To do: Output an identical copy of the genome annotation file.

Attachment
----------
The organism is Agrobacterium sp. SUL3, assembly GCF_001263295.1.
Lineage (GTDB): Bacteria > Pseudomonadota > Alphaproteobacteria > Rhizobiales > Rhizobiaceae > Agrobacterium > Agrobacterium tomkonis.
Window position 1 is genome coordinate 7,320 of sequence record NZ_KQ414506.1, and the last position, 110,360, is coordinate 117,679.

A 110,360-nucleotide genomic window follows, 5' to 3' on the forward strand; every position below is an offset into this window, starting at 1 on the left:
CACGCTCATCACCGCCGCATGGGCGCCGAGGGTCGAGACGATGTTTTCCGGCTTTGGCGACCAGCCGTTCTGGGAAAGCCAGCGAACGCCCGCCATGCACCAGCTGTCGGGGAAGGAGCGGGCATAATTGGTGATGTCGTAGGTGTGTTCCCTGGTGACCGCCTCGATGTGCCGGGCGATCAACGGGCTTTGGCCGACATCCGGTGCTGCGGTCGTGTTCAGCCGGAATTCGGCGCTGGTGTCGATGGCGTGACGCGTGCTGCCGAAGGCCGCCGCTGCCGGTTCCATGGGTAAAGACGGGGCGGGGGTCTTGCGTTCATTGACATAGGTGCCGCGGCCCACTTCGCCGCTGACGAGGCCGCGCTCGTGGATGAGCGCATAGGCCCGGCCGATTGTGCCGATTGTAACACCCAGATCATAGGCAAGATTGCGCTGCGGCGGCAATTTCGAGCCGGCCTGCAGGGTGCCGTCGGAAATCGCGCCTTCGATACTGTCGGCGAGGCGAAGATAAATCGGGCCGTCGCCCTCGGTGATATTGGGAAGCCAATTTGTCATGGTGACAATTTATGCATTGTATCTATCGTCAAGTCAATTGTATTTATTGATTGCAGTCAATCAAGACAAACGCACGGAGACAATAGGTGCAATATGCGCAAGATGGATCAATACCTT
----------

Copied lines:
The organism is Agrobacterium sp. SUL3, assembly GCF_001263295.1.
Lineage (GTDB): Bacteria > Pseudomonadota > Alphaproteobacteria > Rhizobiales > Rhizobiaceae > Agrobacterium > Agrobacterium tomkonis.
Window position 1 is genome coordinate 7,320 of sequence record NZ_KQ414506.1, and the last position, 110,360, is coordinate 117,679.

A 110,360-nucleotide genomic window follows, 5' to 3' on the forward strand; every position below is an offset into this window, starting at 1 on the left:
CACGCTCATCACCGCCGCATGGGCGCCGAGGGTCGAGACGATGTTTTCCGGCTTTGGCGACCAGCCGTTCTGGGAAAGCCAGCGAACGCCCGCCATGCACCAGCTGTCGGGGAAGGAGCGGGCATAATTGGTGATGTCGTAGGTGTGTTCCCTGGTGACCGCCTCGATGTGCCGGGCGATCAACGGGCTTTGGCCGACATCCGGTGCTGCGGTCGTGTTCAGCCGGAATTCGGCGCTGGTGTCGATGGCGTGACGCGTGCTGCCGAAGGCCGCCGCTGCCGGTTCCATGGGTAAAGACGGGGCGGGGGTCTTGCGTTCATTGACATAGGTGCCGCGGCCCACTTCGCCGCTGACGAGGCCGCGCTCGTGGATGAGCGCATAGGCCCGGCCGATTGTGCCGATTGTAACACCCAGATCATAGGCAAGATTGCGCTGCGGCGGCAATTTCGAGCCGGCCTGCAGGGTGCCGTCGGAAATCGCGCCTTCGATACTGTCGGCGAGGCGAAGATAAATCGGGCCGTCGCCCTCGGTGATATTGGGAAGCCAATTTGTCATGGTGACAATTTATGCATTGTATCTATCGTCAAGTCAATTGTATTTATTGATTGCAGTCAATCAAGACAAACGCACGGAGACAATAGGTGCAATATGCGCAAGATGGATCAATACCTT